I ended up adding 9 tablespoons of the citric acid/water solution to my diluted soap. Know what about the acid to neutralize the potassium carbonate? Well, I tested my soap with phenolphthalein and it seemed pretty neutral so I stopped there afraid to do more! ;) I plan to buy a digital ph tester to better test liquid soap.

*Tip – before I neutralize the soap I like to take about 2 tablespoons out and put it into a glass jar. After I neutralize, I take about 2 tablespoons out and put into another glass jar. Then drop a drop of phenolphthalein into each jar and you’ll be able to see a difference in PH. YOu can see in the picture at the top there are two jars with smaller amounts of soap. The yellow one is the soap after I added citric acid and the pink one is the soap before. Each has a drop of phenolphthalein.

I let the mixture cool down a bit (still hot just not near boiling) and added my superfat ingredients, vitamin e as well as coloring and fragrance. I then put in gallon jugs and let sit for a couple of weeks. You’ll notice your soap will get even clearer as particles settle.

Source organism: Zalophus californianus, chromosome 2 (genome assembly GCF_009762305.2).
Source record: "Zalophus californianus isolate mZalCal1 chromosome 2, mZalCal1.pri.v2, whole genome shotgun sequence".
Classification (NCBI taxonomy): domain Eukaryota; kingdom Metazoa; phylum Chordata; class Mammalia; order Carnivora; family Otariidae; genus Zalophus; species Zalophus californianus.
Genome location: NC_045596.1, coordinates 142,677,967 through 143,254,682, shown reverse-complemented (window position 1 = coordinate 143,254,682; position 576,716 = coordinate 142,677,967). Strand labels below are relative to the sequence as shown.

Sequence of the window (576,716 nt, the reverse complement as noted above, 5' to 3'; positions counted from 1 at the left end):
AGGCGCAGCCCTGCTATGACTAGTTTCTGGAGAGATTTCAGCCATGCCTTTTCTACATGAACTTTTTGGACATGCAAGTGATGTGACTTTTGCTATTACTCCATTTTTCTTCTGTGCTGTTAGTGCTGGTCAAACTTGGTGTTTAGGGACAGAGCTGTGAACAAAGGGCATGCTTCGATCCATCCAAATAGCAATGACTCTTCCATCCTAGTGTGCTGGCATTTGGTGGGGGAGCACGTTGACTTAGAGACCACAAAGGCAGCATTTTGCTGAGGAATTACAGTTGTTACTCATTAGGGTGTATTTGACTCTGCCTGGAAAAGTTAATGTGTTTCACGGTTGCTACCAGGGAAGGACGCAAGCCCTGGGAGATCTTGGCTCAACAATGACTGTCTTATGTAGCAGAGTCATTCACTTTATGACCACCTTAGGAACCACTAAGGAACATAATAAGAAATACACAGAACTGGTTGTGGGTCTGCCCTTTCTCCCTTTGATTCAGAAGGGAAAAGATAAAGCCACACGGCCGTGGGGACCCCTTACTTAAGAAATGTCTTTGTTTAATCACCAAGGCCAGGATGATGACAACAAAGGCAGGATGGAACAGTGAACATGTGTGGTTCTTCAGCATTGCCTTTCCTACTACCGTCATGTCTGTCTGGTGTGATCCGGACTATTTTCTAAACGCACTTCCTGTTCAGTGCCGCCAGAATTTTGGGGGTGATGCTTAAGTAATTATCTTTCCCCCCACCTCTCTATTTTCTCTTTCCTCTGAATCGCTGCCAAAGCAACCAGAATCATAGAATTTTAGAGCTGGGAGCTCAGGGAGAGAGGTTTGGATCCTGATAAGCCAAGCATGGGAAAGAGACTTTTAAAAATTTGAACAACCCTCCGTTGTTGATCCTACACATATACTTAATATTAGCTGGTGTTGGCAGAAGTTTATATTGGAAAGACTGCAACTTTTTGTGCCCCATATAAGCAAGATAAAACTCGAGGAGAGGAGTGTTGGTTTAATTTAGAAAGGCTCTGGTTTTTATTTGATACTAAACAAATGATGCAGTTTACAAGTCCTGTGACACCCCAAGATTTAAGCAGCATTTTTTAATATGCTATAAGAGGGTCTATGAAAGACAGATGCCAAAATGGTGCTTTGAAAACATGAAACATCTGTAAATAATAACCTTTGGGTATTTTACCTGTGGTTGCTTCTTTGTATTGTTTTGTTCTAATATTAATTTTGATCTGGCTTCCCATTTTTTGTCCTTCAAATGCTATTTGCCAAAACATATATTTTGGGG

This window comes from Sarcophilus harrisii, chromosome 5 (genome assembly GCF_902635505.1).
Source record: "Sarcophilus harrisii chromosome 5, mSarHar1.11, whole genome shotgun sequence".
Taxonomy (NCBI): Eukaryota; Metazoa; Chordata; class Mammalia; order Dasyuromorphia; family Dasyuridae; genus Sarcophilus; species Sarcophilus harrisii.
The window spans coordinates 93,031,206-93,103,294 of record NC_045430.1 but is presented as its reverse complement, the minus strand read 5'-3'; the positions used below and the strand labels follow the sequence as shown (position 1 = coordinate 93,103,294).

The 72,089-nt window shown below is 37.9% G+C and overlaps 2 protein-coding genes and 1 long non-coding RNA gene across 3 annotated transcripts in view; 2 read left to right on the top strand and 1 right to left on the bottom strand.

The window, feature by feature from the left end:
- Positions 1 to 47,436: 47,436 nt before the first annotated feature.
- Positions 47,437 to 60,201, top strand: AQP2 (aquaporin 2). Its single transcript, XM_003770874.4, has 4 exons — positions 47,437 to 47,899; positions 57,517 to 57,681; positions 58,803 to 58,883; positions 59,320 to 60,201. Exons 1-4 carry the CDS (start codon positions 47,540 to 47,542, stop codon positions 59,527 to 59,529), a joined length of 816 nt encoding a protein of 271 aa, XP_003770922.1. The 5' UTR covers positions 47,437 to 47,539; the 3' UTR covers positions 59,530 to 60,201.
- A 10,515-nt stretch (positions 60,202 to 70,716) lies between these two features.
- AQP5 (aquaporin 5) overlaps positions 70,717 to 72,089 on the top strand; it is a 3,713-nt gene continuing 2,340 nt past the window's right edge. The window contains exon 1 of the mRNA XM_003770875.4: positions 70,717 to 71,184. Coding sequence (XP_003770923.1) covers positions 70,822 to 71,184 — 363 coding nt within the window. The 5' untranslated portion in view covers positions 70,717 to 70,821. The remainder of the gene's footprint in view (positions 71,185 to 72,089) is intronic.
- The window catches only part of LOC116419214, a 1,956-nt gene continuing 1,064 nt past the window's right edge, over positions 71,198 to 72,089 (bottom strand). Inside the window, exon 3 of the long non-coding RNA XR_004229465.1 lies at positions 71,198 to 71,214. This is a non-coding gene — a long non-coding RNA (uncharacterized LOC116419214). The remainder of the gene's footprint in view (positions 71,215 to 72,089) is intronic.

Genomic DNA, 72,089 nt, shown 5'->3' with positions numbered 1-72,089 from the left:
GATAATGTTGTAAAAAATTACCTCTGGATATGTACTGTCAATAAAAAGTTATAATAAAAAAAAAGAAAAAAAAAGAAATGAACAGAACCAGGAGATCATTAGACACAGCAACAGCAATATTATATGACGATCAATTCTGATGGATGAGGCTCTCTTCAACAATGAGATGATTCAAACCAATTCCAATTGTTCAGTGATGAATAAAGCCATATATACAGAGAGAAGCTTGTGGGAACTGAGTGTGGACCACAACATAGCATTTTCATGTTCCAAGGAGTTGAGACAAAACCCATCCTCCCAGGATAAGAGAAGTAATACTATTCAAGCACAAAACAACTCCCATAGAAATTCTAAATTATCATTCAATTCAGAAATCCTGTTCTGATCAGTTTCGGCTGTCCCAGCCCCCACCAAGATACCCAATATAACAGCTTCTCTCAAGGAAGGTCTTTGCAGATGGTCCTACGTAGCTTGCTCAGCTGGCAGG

Bottle and enjoy!

Whew! I hope this helps you out a bit on how to make liquid soap. Like I said this is my experience and understanding. Hopefully other liquid soap makers will chime in with their tips and advice.

Amanda
 

Sunny

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why did you do that carebear? you didn't type anything. just curious.


Thank you so much Amanda! I was looking at buying that book by Failor and now I think I will go ahead and do it.
 

krissy

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tasha said:
why did you do that carebear? you didn't type anything. just curious.


Thank you so much Amanda! I was looking at buying that book by Failor and now I think I will go ahead and do it.
lol, i wondered the same thing. i kept going back to reread and see if i missed something... :lol: